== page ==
WHO, WHAT, WHY?
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Police are investigating a complaint that John Prescott broke the law by having sex with his secretary in his Whitehall office. So, what are the rules about sex at work?
John Prescott admits to an affair
Things just keep getting worse for deputy prime minister John Prescott.
Police are now investigating a complaint that he broke the law by having sex with his secretary in his Whitehall office.
Tracey Temple, his former assistant private secretary and diary manager, alleged that she had had sex with Mr Prescott in his ministerial office while he was supposed to be working.
He has admitted the affair but said many of her recollections were untrue.
One in 10 workers in the UK claim they have had sex in the office, according to research by RPCushing Recruitment.
There is no law saying that people cannot have sex at work but it calls into question issues of appropriate behaviour.
In Mr Prescott's case, he is being accused of committing the offence of misconduct in a public office by having sex with his secretary in his Whitehall office.
If someone who holds public office abuses their position it is seen as a breach of the public's trust. As a civil servant Ms Temple could also be prosecuted for the same thing.
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Earlier this year a police officer who had sex with a woman he'd been called to help was given 200 hours of community service and lost his job after admitting misconduct in a public office.
And last year two policemen were sent to prison for 15 months and forced to quit their jobs after being found guilty of the same charge. They admitted having sex with a woman while on duty.
The offence applies to all public servants including councillors and government ministers.
For those employed by private companies, employers cannot ban relationships that start at work but they do have a right to expect some standards of behaviour on company time and on the premises, says the TUC.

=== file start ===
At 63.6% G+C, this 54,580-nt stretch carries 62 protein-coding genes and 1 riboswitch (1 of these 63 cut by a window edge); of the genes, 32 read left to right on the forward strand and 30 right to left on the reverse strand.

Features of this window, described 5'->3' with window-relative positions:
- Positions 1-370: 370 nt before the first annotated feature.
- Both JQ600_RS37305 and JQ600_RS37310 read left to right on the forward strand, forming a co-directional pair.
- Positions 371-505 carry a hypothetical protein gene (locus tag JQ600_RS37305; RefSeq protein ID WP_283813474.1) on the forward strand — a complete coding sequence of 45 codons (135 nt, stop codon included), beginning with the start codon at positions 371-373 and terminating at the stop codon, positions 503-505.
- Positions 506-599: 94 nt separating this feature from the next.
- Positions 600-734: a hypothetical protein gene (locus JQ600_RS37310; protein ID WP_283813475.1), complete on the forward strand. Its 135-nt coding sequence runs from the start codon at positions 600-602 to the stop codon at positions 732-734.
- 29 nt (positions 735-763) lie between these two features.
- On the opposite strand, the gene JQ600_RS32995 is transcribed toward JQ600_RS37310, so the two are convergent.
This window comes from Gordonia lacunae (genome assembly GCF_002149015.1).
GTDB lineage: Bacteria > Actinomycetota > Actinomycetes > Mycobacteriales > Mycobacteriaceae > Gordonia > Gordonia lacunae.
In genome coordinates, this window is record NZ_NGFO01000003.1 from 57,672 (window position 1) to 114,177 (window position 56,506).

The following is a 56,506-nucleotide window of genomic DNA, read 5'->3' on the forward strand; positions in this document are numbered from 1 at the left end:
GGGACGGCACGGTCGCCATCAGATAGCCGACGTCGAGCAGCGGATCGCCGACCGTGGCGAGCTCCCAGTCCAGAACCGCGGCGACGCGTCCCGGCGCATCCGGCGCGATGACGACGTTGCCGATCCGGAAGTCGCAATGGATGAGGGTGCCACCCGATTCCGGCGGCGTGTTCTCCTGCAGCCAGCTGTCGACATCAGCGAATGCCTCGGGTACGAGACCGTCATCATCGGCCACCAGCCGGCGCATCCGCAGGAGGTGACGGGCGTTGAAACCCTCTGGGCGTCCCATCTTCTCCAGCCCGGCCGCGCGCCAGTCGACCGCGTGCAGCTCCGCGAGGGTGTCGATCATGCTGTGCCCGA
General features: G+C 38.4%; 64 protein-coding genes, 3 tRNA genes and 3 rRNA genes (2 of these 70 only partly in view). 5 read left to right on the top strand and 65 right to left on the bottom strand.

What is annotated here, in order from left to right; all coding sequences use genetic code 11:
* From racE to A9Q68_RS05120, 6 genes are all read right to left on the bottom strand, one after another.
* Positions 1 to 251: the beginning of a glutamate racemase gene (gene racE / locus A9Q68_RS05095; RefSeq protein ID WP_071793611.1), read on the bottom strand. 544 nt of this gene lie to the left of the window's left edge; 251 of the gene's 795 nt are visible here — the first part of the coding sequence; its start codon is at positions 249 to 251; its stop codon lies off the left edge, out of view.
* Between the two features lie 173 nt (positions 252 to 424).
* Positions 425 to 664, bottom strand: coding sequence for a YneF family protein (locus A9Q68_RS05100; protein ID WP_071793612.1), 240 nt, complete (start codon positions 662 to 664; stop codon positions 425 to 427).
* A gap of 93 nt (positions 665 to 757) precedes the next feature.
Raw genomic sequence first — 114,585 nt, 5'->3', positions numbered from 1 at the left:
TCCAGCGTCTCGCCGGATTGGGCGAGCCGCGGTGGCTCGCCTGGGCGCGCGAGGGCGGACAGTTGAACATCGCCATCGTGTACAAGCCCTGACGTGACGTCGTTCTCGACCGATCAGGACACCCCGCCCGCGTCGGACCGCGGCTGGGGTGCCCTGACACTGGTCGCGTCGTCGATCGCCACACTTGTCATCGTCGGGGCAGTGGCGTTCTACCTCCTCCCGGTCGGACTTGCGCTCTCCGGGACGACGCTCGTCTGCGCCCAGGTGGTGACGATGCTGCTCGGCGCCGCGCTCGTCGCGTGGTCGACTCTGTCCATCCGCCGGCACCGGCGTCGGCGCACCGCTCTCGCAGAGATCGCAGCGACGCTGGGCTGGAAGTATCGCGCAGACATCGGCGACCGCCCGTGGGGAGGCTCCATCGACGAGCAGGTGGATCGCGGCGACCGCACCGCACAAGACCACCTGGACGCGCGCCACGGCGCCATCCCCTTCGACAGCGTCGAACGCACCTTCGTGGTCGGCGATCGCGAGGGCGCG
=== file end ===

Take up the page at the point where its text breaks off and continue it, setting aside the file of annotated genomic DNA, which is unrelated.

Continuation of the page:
Sex at work could well be viewed as gross misconduct and a reason to dismiss a person immediately.
A fifth of UK companies have a formal or informal policy on what is expected of employees and their managers should love blossom and a further 20% are considering setting one up, according to law firm Fox Williams.
Some are considering following their US counterparts in setting up a "love contract", which can either ban office romances or require an employee to reveal a romantic relationship to management.
But firms could be in breach of the Human Rights Act if they try to persuade staff to sign an agreement that restricted workplace relationships, according to the TUC.
Lots of people meet their future partners in the work place and this is wonderful, howerver, I do feel that sex in the office is very wrong and anyway, who would want to be caught doing that in the cupboard!!
Irene Fox, Birmingham
Prescott and Temple are both public servants. The police officers who lost their jobs were all public servants. Is it usual practice to divert oneself from ones job to indulge in oral sex on the public purse. If Prescott and Temple have been using time paid for by the public in offices paid for by the public to commit sexual acts then their conduct is no different than that of the police officers who lost their jobs. So what should their fate be?
Karl HUTCHINSON, London
If two people choose to have sex in a locked (I assume) office is that so bad. Far worse abuses of power with self-gain being the motivator are overlooked all the time. This ultimately harmed nobody apart from the two in question.
Neil Avery, St. Albans
I met my partner at work & we have now been together for ten years. If a ban was enforced on office relationships, how many people would miss out on finding their ideal partner? In such a lonely world, we should all grab at what life throws our way & not be stifled by oppressive unfeeling employers.
Tracy Noon, Leamington Spa
What's the world coming to! If a relationship between coworkers meant then sitting next to each other all day kissing and cuddling with work being affected then sure enough it should be looked at then, or if the indiviudals are known to be married etc; but you can't tell people who they can and can't fall for, especially as most people are stuck at work for what is a large part of the day!
What Mr Prescott did was totally inappropriate and should if proven to be true, never occured in a public office. However he is entitled like any other member of the public, to a private life. We should allow the investigation to be completed and let the outcome of that determine his future in public office.
B Wilks, Billingha,
It is reasonable to say that staff cannot have sex on their employers premises and time, but unreasonable to limit their conduct off site and out of hours as long as it is consensual in all other respects. The rules should also be applied universally, regardless of the individuals position in the company.
We live in interesting times, the Police have more than their fare share to cope with and have spend their time doing this.
They are using your money to find out if Prescott was using your money wrongly by having sex in his office...a true lesson in how to compound a problem.
Will someone wake up, please!!
Sex at work? I wouldn't need to worry about the police, just my wife.
Neil Small, Scotland
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